...that you want to hear more from, Um, and so that to me, has been the gift. You're absolutely right. That's such a good point. So to all of you out there who are watching us, if you have any questions for us about the magic of books for any comments, Patty's gonna be reading a few in just a couple minutes. But, ladies, when I think about the magic in books, I think a lot about the way BookScan sometimes change that. Change us at our core, just kind of by showing us something that was there all along within us. Can you tell us about a time where you've learned something profound about yourself or about the world around you from a book? It could be a book you've read. It could be a book you've written, but I think I think books teach us important lessons. Patty, do you want to start us off this time? Sure, I think it's been both for me reading and writing, and if I started to list all the books that have have kind of shifted something inside of me with you, Sean would have to disconnect me from the show. Disconnect Patty. But I think it's been both reading and writing. I think that we're, um sometimes we'll read a book and then 10 years later we'll pick it up and it's a completely different book, and then it impacts us, right, because books are a living thing, they're not these stagnant things stories air alive and so I could read something and then read it 10 years later and completely altered my life. But one fiction book, since I could only pick one fiction that really changed me. It was at a really difficult time in my life when I first moved to the South and I grew up up north and I moved to the South and I picked up and Rivers Siddons Peach Tree Road. And it was the first time that I understood the South in a different way because I was new to it. And I was like, Oh, that's what all of this is about And I kind of opened up in a new way after that. And then the one of the million's will Not millions, but one of the hundreds of nonfiction books that definitely shifted the way I thought about the world and about writing was Madeleine Lingle's walking on water that was a game changer for me that opened me up to the world in an entirely new way. It's awesome. And every book I write this every book you write changes you. Yeah, I feel the same way. And it's you almost don't expect the change when you go in tow. The writing. I'm constantly surprised when a book I've written or that I'm working on begins to change me, and it happens every time. But somehow I never see it coming. Yeah, that's such a good point. Patty. Mary Alice, How about you? You know, if this was really hard, I think I looked over the years of my life and I see them as eras. You know, this was my my youthful air of my young mother era. That and I think different books have have touched me at different points. You know, I think the one that was the most surprising was when I was in graduate school and I was studying Japanese language and culture, and I lived in me, you know, it was we talked to Japanese all day long, but I remember I started writing my first novel then and it was a Japanese historical, and I was still publishing someday. But what was interesting was I was writing it when James Clavell shotgun came out about this big, and it was the first time that I ever read. And I was a scholar, Japanese scholar. And it was the first time that I had read a novel where the history was so accurate and so perfectly told. I mean, you have all the different names of reading like story. You have to have all the names up there to remember who the characters are, But he called the Army's the Browns the oranges. He figured out how to bring a culture through another world. And I remember being in all as a This isn't so much a personal as much as a writer that I realized this is truly a hole for all your historical authors, especially, Ah, talent. How do you make hath truly come alive? How do you make all those facts relevant? And I think even for contemporaries, that lesson was so important to facts. Are facts on Lee If in a non fiction it's blah in a novel, they have to have meaning. They have to come from the point of view of the character and have to be relevant. And I think shotgun was that for me? That's awesome. Mary Kay. How about you? You know, I had to think all the way back to 96 when I read Frank McCourt's Angela's Ashes. My father's parents were both Irish immigrants. In fact, my grandmother, I've just recently I...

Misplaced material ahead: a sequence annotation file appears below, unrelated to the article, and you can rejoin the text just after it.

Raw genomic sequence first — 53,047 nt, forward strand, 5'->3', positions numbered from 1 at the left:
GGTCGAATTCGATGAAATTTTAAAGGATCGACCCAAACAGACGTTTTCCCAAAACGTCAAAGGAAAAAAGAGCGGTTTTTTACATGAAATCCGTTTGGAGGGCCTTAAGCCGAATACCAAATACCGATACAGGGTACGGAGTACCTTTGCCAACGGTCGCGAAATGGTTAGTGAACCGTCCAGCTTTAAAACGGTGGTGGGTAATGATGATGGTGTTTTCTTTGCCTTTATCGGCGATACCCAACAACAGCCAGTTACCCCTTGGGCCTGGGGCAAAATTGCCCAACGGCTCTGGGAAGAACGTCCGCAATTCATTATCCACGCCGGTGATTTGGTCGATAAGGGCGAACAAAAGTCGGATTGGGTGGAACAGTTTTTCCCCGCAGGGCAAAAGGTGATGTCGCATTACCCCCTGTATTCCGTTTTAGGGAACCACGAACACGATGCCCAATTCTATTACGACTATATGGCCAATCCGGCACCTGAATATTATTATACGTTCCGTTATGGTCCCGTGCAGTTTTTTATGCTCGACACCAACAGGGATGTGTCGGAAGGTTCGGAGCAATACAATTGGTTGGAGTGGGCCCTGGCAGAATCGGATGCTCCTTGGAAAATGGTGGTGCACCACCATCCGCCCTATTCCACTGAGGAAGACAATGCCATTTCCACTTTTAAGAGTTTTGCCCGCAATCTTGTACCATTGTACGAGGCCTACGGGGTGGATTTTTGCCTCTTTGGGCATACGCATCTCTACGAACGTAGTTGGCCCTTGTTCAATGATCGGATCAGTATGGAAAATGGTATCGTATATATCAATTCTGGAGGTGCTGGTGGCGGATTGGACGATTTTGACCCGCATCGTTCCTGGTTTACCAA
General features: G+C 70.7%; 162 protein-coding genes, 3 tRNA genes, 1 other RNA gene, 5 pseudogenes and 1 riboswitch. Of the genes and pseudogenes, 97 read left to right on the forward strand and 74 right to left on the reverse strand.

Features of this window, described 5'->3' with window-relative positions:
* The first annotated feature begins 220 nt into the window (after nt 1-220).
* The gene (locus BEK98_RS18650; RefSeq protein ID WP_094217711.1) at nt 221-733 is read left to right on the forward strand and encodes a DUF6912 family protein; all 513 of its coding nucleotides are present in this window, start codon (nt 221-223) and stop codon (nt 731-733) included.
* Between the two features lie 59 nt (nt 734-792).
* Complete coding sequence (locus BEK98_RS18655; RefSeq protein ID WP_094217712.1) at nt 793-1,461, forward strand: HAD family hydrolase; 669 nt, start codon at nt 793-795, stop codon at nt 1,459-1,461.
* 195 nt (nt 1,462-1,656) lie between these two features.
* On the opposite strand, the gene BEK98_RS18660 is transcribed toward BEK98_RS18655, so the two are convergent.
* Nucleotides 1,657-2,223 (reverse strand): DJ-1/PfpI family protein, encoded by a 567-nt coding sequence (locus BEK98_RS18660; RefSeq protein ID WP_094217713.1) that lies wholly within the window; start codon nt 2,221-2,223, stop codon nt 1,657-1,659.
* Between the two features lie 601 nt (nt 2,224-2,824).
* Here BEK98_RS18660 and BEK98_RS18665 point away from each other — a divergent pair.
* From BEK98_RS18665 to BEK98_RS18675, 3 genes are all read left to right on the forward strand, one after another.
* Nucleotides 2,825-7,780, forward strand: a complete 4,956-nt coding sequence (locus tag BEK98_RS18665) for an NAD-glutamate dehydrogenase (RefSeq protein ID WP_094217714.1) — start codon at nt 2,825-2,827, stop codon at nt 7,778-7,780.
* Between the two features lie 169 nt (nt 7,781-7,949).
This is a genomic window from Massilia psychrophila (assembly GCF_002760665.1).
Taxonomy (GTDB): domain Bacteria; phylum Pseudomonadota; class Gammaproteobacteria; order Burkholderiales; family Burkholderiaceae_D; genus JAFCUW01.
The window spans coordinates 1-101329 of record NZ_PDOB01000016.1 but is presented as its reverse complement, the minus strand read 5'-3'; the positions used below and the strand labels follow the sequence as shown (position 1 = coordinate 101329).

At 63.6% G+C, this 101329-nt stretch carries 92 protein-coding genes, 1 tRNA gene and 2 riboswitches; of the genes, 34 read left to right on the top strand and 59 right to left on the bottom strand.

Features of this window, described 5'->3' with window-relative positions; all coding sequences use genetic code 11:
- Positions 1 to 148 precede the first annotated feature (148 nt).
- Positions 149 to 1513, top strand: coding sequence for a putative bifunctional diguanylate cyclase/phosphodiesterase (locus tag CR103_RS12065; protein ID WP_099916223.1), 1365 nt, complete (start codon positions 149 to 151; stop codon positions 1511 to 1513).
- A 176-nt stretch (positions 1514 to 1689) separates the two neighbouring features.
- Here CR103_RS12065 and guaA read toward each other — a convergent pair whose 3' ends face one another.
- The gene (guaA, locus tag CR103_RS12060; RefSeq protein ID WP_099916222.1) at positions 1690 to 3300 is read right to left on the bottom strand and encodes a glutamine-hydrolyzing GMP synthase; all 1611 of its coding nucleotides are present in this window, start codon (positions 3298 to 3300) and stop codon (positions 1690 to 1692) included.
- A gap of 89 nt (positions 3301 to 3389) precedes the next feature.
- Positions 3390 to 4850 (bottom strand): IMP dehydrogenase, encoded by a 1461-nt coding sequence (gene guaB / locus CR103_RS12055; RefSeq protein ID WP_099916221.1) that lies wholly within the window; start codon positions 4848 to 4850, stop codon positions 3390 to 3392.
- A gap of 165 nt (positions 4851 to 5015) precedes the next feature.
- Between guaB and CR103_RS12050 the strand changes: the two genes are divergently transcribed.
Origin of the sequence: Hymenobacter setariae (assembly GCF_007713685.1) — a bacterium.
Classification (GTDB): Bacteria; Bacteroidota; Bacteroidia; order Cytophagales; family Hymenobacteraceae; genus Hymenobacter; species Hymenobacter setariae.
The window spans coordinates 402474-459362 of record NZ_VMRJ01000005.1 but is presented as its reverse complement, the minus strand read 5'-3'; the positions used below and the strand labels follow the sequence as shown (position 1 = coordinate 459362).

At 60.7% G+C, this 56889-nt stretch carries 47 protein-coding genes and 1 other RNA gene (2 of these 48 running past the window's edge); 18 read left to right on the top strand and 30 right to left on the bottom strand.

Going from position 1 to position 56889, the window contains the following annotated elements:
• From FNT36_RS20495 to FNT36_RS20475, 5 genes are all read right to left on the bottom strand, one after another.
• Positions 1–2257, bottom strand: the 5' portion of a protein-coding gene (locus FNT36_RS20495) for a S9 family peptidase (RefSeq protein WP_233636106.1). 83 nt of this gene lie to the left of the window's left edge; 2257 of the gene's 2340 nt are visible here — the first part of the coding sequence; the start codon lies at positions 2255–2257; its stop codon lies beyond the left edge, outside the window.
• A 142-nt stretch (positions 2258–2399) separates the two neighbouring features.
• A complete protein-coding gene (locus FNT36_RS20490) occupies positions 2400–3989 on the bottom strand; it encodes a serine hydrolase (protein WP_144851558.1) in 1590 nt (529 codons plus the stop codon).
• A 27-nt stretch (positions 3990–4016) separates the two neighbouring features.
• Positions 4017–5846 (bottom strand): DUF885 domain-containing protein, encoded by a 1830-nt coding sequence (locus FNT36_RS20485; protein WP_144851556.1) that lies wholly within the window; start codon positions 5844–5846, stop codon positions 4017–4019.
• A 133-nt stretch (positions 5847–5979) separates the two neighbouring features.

...learned, um, was an indentured servant came over on a boat with $5 in her pocket, and she, her employer, paid her fare and I met. I never knew my grandparent's very well. My grandfather, Poppy, died when I was eight. Nanny, my grandmother. I only saw her for two weeks. Every year. When she come to stay with us in May, we would always beg her to tell us stories about the old country, and she would always refuse, she said there was nothing there that she wanted to remember. Those were bad hard times, and I never understood that until I read Angela's ashes. And, you know, up until that time I thought my idea of Ireland was shamrocks and little people and tweet and happy people and pubs and all the things Uh, it wasn't the hard times, and reading that book really kind of gave me an insight into my grandmother's rock ribbed character and her deeply felt faith. And it was interesting because my mother, who was very different from her mother in law, she read that book and just she said, If she finally it finally taught her how to understand her mother in law, who was long there at that time. So I think Angela's ashes is one of those books that has stayed with me. You know, I think it's just extraordinary when you read something completely outside yourself and it helps you to understand something inside yourself so much better. I mean, that's just truly it's magical. It's extraordinary to me. Christie, how about you? You know, this is such a good question to me, and I thought a lot about being a child, and I love to read so much. I mean, I still do, obviously, but what it was that I really like to read about and what it is now that I really like to write about. And I think in both of those instances it's those kind of shades of gray in our lives where you know, when we're Children and things were right or they're wrong. And I think it was reading that made me sort of start to realize that people can dio the wrong thing, but do it for the right reason or they can dio the right thing but do it for the wrong reason. And I think I've written both of those characters on git. Actually really made me think about becoming Mrs Lewis. And, you know, I love that book so much. E remember texting Patty. I was had an advanced copy, and I was like sitting by the pool reading it and texting her and being like, this book has a pulse. Like when you were talking about books being alive. Um, and it it was so interesting. Like, hit me today that one of the reasons that I love that book so much is that, you know, you talk about this improbable love story and how it was so unlikely. Um, but you have this woman that really, you know, had this man where everything in his life was completely black and white, and she sort of becomes that shade of gray that changes everything for him because he realizes that maybe everything isn't black and white. Maybe you could do things that might be the wrong thing, But maybe you didn't have a choice. Or maybe they were for the right reason. Andi, I just love that I love stories like that because I think all of our lives, you know, the older we get, the more I think the less we judge other people too. Because the way we realize our lives can really be so Oh, he would cry a little bit. Thank you. Sorry. You know how much I love that book, though I really dio Yeah, I love it. It's one of my favorites. Things has been your weekly mascara test, E o Christie. Oh, Christie, As you were talking, I was thinking about just the fascinating irony. That's something that's black and white on the page. Teaches us all the shades of gray. That was such a interesting e a 50 shades of gray e grab that I meant Okay. Who got it? Who didn't? Who was it reading? It would not read it. No part of a you know, But believe it or not, I didn't expect 50 shades of gray to come up during our book. A quick commercial break on that note to remind you all that Bethany Beach Books in Delaware is offering 10% off of all of our new releases, including Christie's upcoming Under the Southern Sky, which she shared with us early in the show. So just pick under announcements on our Facebook page for the Link and the 10% off code Patty, I know you have some reader questions, reader comments in there. Did you want to read us something? I do First. I'm gonna read a couple of comments because they're so beautiful. Y'all we're talking about magic and the magic of reading and how it's brought us together, Katherine Lee says. Because...